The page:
India, due to its, physiographic and climatic conditions is one of the most disaster prone areas of the World. Nearly 59 per cent of the landmass is prone to earthquakes of moderate to very high intensity. More than 40 million hectares (12 per cent of land) is prone to floods and river erosion. Of the nearly 7,500 km long coastline, close to 5,700 km is prone to cyclones and tsunamis. Nearly 68 percent of the cultivable area is vulnerable to drought. Large tracts in hilly regions are at risk from landslides and some are prone to snow avalanches. Vulnerability to disasters/emergencies of CBRN origin also exists. The interjection of the above hazards with human induced vulnerabilities such as concentration of people and assets, unplanned development, expanding population, industrialization and social and economic equities result in frequent disasters.
As a result of improvements in early warning systems and better community preparedness, disaster mortality, particularly with regards to hydro-meteorological hazards, is declining in India. The ten year moving average from 2006 to 2015 shows a clear decreasing trend of mortality. But it is pertinent to note that during this period there was no major earthquake. Though loss of lives has been greatly reduced due to better preparedness and improved early warning capabilities, economic losses and the number of people affected are increasing over a period of time
The global assessment report (GAR) 2015, produced by the UN Office for Disaster Risk Reduction (UNISDR) estimates the expected average annual losses due to disasters in India to be about US $ 9.8 billion. In the year 2015 alone India suffered from 19 major natural disasters, particularly weather related disasters causing an economic loss of over US $ 3 billion. The increasing trend of the number of people affected and economic losses has the worst impact on the developing and least developed countries resulting in decades of development efforts wiped out in a few hours. Hence Disaster Risk Reduction, for a country like India, is not a choice but a need.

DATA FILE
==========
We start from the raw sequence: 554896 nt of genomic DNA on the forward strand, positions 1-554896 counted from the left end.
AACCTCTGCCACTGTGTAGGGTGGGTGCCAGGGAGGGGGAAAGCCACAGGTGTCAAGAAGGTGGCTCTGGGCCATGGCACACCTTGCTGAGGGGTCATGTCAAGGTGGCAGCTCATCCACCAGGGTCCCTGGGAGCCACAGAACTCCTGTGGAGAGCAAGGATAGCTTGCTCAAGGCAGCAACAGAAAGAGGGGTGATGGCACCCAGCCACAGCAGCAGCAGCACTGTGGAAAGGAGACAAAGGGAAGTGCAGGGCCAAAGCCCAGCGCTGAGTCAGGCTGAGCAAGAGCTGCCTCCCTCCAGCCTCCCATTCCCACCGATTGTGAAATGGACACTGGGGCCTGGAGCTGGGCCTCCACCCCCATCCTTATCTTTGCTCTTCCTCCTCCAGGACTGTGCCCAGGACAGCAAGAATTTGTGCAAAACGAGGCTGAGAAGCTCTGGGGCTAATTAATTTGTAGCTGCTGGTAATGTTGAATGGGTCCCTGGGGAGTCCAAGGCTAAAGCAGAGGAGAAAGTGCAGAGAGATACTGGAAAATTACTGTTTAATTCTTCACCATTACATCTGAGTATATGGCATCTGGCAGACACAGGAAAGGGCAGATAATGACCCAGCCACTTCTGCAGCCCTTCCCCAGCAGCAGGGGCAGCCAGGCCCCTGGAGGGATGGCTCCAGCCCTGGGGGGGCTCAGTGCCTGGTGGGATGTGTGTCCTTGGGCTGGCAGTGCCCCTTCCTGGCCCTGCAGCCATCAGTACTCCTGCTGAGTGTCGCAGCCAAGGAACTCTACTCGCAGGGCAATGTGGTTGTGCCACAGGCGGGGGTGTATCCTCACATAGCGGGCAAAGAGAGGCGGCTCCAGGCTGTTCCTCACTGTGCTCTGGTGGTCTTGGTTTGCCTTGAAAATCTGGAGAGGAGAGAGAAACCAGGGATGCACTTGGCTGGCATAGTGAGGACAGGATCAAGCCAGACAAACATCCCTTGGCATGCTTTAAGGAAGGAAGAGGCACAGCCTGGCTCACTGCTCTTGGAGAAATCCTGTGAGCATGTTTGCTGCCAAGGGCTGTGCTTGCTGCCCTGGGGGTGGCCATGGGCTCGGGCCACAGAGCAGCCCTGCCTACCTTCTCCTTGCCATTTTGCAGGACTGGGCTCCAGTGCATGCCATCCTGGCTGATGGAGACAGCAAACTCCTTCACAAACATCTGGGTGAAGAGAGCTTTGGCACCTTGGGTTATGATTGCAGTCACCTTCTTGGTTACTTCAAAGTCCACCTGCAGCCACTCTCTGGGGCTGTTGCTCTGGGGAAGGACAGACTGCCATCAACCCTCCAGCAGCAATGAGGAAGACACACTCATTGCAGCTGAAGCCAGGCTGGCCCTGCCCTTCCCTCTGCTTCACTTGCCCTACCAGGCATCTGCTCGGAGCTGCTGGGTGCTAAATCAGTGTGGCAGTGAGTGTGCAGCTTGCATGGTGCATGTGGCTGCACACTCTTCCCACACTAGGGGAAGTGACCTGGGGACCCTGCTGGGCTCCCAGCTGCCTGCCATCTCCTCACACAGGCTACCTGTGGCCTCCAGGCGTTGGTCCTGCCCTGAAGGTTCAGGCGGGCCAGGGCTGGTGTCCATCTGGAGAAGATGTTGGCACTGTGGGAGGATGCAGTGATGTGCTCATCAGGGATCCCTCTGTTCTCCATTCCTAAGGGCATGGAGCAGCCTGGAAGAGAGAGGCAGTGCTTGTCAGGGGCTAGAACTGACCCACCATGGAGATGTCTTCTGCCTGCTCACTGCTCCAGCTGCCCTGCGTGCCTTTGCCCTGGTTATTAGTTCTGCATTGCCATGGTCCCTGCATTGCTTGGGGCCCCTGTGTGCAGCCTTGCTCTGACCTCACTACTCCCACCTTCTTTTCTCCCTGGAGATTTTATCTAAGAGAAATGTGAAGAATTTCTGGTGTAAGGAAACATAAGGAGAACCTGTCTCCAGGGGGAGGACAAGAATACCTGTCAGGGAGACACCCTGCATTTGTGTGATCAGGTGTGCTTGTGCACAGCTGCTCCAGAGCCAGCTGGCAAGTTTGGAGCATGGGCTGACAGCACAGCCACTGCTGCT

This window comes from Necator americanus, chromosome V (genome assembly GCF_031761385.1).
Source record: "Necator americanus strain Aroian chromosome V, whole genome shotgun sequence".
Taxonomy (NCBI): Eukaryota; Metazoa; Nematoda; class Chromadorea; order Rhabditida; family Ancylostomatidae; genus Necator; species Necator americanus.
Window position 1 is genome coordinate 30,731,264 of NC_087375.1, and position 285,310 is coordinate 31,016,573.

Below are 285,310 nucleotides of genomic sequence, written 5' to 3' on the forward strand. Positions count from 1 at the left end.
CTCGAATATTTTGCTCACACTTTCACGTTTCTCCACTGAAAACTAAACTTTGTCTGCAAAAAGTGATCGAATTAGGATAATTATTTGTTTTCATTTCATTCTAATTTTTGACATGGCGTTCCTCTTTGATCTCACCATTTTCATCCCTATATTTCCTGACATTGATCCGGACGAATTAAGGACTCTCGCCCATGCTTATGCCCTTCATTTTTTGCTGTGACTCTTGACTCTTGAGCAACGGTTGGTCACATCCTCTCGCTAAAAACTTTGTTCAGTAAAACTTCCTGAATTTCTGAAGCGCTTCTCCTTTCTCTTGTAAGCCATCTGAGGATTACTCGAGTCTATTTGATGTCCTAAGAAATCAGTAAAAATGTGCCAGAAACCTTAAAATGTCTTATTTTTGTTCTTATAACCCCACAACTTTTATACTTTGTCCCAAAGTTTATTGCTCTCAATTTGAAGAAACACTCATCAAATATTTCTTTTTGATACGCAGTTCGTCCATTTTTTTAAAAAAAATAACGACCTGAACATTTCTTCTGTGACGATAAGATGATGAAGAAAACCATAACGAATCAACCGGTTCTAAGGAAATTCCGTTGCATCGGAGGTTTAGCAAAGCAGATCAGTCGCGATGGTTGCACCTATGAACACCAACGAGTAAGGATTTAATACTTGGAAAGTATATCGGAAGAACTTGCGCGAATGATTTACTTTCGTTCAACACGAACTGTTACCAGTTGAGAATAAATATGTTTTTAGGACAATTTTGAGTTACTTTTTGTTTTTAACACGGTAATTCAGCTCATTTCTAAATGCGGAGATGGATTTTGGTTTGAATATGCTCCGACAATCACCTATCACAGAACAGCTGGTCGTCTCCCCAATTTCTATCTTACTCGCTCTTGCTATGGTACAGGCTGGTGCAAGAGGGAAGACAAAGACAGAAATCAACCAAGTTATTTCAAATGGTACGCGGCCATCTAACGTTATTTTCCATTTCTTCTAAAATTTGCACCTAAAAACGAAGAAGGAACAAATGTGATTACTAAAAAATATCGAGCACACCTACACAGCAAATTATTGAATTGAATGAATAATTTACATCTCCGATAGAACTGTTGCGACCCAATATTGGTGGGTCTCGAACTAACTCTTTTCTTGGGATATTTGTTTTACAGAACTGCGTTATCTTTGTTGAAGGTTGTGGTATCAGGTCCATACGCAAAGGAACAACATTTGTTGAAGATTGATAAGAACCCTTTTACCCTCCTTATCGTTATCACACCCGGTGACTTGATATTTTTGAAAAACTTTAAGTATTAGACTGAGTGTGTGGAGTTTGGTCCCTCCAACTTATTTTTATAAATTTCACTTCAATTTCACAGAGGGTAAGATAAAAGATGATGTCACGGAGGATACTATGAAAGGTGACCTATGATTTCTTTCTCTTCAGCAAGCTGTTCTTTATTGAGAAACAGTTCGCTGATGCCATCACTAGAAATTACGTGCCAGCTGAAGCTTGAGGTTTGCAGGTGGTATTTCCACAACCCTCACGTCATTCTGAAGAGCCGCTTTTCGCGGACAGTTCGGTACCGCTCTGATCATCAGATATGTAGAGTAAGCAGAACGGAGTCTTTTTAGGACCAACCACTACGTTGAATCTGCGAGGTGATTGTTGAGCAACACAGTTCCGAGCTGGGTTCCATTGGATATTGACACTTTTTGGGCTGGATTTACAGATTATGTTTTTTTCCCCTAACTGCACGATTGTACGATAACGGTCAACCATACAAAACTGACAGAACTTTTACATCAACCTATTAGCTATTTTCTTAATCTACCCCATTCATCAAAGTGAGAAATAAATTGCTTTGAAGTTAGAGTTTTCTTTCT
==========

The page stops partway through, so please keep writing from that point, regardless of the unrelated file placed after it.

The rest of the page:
The Sendai Framework for Disaster Risk Reduction has incorporated explicit recommendations for disaster risk reduction by focusing on four priority areas: understanding risk, strengthening disaster risk governance to manage disaster risk, investing in disaster reduction for resilience and Enhancing disaster preparedness for effective response and to “Build Back Better” in recovery, rehabilitation and reconstruction. Seven targets set by the framework such as reduction in losses in lives, livelihoods and health and in the economic, physical, social, cultural and environmental assets of persons, businesses, communities and countries will measure the outcome of the efforts for reduction of disaster risk. The ten-point agenda for DRR given by the Hon’ble Prime Minister Shri. Narendra Modi in the recently concluded Asian Ministerial Conference on Disaster Risk Reduction (AMCDRR), emphasizes the need to focus on mainstreaming DRR, to focus on reducing the risk for all, build local capacities, bringing greater international cohesion in disaster response and leveraging technology for risk mitigation and management.
During the time period 1999 to 2005, the 10-year average mortality peaked in 2005 at 7,851 and was at its lowest in 2015 at 2,223.
Disaster risk reduction in India, which has been topping the list of the worst affected nations in disasters in the recent past, is important not only in the context of the country but also in the regional as well as global context. Post Indian Ocean tsunami, over a period of more than a decade, India has taken several initiatives including creating legal and institutional mechanisms for DRR. Disaster laws and policy instruments, setting up of special purpose vehicles at the National, State and District levels, focus on training and capacity building, improved early warning capabilities, enhanced communication networks and special projects for community based disaster management are some of the key initiatives undertaken. But are these initiatives enough to achieve the targets set up SFDRR? How are we going to face the emerging challenges and extreme weather events caused by climate change? What special measures need to be taken to combat the exponentially growing risks created by built environment, urban floods, heat island effects and unregulated development in the urban areas? How to integrate disaster risk reduction measures with Sustainable Development Goals and adaptation and mitigation for climate change impacts? The real challenges lie in quantifying the Sendai Targets, understanding risk at the macro and micro-levels for planning, revamping the existing mechanisms/ creation of new institutions to fight the ever increasing risks, aligning development programs with the larger objective of risk reduction, regulation and enforcement of techno-legal regimes, building local capacities, risk transfer through insurance and reinsurance, improving early warning and emergency communication capabilities and achieving a socially and economically inclusive risk reduction. The above challenges are compounded due to variations in the level of development among the Indian States and regions. The plenary session will focus on the above challenges and highlight the broad themes to be covered during the technical sessions.